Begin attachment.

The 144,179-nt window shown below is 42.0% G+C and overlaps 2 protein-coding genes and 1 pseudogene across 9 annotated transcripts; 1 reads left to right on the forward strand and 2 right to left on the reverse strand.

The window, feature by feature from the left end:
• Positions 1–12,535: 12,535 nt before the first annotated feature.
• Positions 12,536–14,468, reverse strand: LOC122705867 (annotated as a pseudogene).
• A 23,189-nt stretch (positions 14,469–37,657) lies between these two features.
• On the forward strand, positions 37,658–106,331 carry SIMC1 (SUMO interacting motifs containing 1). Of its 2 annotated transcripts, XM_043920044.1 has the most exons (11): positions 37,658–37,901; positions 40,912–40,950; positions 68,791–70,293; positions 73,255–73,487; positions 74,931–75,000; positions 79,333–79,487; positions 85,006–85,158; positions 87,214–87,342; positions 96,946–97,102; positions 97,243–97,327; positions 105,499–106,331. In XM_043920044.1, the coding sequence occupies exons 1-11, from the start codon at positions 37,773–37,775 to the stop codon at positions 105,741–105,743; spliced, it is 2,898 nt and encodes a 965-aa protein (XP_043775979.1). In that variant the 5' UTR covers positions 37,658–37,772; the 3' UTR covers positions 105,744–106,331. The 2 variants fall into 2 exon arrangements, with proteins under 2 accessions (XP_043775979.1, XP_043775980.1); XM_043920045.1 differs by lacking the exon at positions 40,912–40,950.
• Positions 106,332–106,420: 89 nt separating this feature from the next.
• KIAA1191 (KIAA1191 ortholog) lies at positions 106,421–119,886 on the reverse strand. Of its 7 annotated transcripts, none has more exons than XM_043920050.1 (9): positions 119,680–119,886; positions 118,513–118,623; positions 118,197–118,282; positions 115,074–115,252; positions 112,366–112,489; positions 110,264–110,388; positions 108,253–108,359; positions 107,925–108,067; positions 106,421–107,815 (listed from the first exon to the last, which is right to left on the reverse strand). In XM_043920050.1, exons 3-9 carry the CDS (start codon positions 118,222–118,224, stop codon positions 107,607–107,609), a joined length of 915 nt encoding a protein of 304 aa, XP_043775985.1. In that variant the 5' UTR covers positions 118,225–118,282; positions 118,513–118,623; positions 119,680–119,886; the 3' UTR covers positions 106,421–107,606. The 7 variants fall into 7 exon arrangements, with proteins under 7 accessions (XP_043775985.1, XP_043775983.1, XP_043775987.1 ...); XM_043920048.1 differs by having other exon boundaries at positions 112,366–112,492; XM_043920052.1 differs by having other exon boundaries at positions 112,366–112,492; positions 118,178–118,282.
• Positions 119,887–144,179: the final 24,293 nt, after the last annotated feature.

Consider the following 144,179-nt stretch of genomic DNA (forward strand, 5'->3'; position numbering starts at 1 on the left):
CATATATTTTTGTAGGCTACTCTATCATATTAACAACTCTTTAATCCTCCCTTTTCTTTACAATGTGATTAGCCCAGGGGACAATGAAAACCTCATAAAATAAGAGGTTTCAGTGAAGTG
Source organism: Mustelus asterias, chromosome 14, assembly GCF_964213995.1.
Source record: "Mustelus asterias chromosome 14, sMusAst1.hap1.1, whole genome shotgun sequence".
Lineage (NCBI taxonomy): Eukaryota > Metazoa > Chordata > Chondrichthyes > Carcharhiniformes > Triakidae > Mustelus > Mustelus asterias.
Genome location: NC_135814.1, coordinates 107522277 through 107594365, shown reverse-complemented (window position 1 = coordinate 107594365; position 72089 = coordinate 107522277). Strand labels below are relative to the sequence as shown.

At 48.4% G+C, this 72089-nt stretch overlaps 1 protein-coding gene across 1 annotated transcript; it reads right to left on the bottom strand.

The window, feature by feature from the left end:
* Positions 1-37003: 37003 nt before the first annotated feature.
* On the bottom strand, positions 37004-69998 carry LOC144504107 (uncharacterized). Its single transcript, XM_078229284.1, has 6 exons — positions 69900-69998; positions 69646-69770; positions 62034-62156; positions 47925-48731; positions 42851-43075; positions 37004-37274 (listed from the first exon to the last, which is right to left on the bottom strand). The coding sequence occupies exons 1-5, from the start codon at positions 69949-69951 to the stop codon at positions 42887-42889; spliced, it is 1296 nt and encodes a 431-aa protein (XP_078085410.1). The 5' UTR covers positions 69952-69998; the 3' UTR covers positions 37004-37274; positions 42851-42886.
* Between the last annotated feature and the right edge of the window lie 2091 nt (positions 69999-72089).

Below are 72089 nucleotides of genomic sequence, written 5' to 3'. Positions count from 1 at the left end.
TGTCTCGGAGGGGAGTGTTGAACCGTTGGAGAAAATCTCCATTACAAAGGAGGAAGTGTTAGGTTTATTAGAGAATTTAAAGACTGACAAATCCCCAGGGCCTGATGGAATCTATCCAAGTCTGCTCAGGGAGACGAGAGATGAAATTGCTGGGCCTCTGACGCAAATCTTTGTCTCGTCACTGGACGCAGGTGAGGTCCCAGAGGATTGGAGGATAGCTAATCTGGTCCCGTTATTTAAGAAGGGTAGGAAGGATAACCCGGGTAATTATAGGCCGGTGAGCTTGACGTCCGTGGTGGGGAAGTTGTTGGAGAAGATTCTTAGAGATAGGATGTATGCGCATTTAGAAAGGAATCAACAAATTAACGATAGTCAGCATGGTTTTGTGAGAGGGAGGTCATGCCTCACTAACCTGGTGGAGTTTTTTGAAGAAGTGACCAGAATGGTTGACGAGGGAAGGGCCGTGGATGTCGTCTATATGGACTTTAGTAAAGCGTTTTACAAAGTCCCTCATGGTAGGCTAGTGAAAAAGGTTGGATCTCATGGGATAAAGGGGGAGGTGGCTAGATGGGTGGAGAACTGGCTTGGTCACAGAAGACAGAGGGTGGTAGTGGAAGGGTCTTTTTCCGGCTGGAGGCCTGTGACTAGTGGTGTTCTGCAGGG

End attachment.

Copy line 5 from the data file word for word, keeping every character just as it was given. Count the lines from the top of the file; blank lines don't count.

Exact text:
• A 23,189-nt stretch (positions 14,469–37,657) lies between these two features.